Having tramped the edges of a good number of waterways in London, I'm used to being largely alone on these walks. The occasional cyclist or jogger sometimes appears, but largely the footpaths which flank streams and rivers seem to be off-limits on weekend mornings. The officially sanctioned activities take precedence: shopping, DIY and so on. The Dollis Brook however, appeared much beloved by the locals. My walk through the edges of Finchley was busy with dog walkers who shadowed me: when I paused to take a photograph they seemed to stop to watch their animal grubbing in the generous carpet of leaf-fall. When I set off again, I'd hear the panting and pattering behind me. It was clear that being out here without a lead dangling from my wrist marked me out as an odd-ball. The owner of a particularly nervous little terrier asked me urgently "Is your dog behind you?" presumably worried it would go for her trembling charge. When I replied that I didn't have a dog with me, her relief quickly turned to concern. If I wasn't walking a dog here, what on earth was I doing? The brook babbled pleasantly, but it seemed to be nothing more than a backdrop - for the young religious pamphleteer who was regretting starting a conversation about Jesus with a park drinker, or for the pair of designer-clad women trying to navigate their way through a conversation about a Muslim friend who wore a veil at a wedding with their liberal credentials intact. "Well of course if she chooses to...." "Yes, but I'm not sure if it's sexist, or racist. Y'know?" "Maybe it's a personal thing really. Not our business?" "No. We can't judge" "But she did look stunning!". Their dogs, ignored and bored by the chatter, plashed into the nearby brook.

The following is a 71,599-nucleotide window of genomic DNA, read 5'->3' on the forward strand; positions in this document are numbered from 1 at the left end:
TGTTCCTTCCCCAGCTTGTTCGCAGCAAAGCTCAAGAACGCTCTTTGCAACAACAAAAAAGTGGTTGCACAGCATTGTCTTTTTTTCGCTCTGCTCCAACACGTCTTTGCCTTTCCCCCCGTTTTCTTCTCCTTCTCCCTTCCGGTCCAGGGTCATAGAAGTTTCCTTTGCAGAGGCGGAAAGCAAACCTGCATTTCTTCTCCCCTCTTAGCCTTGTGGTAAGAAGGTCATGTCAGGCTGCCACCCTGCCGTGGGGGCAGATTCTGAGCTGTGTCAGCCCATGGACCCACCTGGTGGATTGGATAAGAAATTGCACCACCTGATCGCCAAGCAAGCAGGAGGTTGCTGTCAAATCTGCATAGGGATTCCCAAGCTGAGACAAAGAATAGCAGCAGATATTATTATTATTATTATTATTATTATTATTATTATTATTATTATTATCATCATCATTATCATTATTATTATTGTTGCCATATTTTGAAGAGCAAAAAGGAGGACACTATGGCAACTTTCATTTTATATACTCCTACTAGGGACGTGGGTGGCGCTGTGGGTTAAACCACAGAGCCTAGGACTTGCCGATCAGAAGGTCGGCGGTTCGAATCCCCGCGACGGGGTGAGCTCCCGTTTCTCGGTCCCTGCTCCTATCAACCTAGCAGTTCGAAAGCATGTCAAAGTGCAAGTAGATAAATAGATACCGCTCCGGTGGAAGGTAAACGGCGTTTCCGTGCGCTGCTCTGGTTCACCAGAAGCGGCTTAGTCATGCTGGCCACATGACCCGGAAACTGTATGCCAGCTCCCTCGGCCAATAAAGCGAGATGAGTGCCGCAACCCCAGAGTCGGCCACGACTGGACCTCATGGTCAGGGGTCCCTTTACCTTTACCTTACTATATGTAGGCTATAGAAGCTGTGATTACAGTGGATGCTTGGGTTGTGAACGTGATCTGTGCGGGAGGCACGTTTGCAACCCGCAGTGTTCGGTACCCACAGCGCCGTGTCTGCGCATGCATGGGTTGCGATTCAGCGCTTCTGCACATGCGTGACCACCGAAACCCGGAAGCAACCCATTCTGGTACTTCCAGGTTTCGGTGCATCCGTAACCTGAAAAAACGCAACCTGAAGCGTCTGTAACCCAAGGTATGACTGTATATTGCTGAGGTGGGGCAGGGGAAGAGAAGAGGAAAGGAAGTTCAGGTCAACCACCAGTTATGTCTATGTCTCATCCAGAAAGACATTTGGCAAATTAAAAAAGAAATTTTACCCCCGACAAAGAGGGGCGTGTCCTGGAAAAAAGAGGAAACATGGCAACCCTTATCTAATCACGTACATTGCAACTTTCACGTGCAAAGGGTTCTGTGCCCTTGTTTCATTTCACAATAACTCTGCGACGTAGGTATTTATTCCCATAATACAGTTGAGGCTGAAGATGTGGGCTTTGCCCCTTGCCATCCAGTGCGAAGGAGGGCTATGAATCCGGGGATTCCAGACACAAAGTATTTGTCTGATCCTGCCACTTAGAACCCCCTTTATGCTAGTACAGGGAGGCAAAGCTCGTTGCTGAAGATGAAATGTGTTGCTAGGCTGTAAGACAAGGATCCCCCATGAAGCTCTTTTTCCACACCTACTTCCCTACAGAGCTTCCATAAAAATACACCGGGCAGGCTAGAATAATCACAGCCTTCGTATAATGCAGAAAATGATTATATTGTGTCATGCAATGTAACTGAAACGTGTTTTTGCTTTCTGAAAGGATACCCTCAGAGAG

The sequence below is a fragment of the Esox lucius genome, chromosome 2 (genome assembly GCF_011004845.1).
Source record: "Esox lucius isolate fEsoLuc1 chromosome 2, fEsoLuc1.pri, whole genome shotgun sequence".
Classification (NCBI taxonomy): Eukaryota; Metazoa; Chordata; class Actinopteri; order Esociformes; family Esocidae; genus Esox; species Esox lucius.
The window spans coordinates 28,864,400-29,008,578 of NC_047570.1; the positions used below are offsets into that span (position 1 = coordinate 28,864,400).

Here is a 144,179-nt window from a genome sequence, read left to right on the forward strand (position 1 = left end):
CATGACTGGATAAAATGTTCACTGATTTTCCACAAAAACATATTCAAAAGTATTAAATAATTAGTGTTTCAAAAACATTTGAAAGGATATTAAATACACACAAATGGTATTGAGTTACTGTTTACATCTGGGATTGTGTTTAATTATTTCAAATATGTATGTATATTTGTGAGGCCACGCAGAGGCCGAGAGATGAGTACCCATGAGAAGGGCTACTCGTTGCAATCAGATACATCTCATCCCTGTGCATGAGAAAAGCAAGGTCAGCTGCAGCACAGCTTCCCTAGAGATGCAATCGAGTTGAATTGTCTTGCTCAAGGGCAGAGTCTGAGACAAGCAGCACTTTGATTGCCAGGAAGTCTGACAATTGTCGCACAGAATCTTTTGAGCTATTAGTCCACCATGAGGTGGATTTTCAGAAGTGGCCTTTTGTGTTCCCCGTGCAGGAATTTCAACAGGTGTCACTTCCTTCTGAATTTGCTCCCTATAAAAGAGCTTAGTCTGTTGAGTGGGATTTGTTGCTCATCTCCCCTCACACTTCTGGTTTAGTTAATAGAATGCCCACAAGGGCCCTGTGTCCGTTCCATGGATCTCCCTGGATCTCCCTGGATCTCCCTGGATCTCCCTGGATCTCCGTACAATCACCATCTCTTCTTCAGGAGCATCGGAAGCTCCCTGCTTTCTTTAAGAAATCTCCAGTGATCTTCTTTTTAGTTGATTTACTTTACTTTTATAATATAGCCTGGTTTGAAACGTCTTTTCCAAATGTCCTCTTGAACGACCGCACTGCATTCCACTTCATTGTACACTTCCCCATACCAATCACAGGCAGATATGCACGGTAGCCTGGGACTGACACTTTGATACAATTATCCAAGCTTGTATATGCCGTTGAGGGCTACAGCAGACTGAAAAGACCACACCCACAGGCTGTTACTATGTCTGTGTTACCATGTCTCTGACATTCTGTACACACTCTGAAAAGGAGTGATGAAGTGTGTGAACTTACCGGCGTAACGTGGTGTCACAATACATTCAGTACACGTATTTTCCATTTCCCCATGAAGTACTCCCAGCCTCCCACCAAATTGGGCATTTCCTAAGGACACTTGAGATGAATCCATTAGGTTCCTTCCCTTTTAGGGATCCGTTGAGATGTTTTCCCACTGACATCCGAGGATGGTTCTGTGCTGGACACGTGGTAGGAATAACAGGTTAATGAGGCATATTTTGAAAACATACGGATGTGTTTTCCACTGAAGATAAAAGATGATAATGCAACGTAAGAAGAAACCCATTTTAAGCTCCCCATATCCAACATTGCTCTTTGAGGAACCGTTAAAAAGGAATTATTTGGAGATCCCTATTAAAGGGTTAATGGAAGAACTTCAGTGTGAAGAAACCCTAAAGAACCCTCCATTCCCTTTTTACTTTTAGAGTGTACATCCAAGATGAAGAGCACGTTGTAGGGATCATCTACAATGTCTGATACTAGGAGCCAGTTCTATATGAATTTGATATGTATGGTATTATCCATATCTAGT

The path crossed and recrossed the Brook to negotiate a minor tributary joining from the east at Lovers Walk, then skirted a pond almost entirely buried within the trees which lined the valley. Suddenly, I was deposited on Dollis Road - a furious B-road which lurched around a blind bend from Finchley to Mill Hill, traffic barely slowing for the curve. Forced to cross the road, I carefully waited time before heading under the slender legs of Dollis Brook Viaduct. This tall copper and honey-coloured brick structure carries the rather forlorn stub of the Northern Line over the Dollis Valley towards Mill Hill East station, providing the so-called Underground with its paradoxical highest point above sea level. The line which passed overhead had suffered a chequered history: opened in 1867, the Great Northern Railway's line to Edgware was reduced to a branch line as early as 1872 when the line from Finchley to High Barnet came into use. Transfer to London Transport in the 1930s offered a new lease of life to the line, and double-tracked and electrified it would form part of the ambitious Northern Heights plans, with a new link to Edgware and beyond to the speculative new horizons of Bushey Heath approved. The war intervened - but unlike many of the schemes slated for delivery, a little work was actually completed with a single track over the viaduct electrified and opened to Mill Hill East station in 1941. However, that is largely what has remained since, and now outside the peaks a shuttle train operates high above the valley, with the course of the railway beyond now largely developed but still discernable by the broad curving sweep of new-build homes on its tell-tale footprint. I lingered under the viaduct long enough for the shuttle to clatter overhead, road traffic drowning out the noise of the train. Rather like the Piccadilly Line's crossing in Arnos Park, the row of voids in the brickwork stretched ahead creating a strange optical illusion of infinite arches, and under the nearest arch the brook trickled, unheard and unremarked by the passing drivers.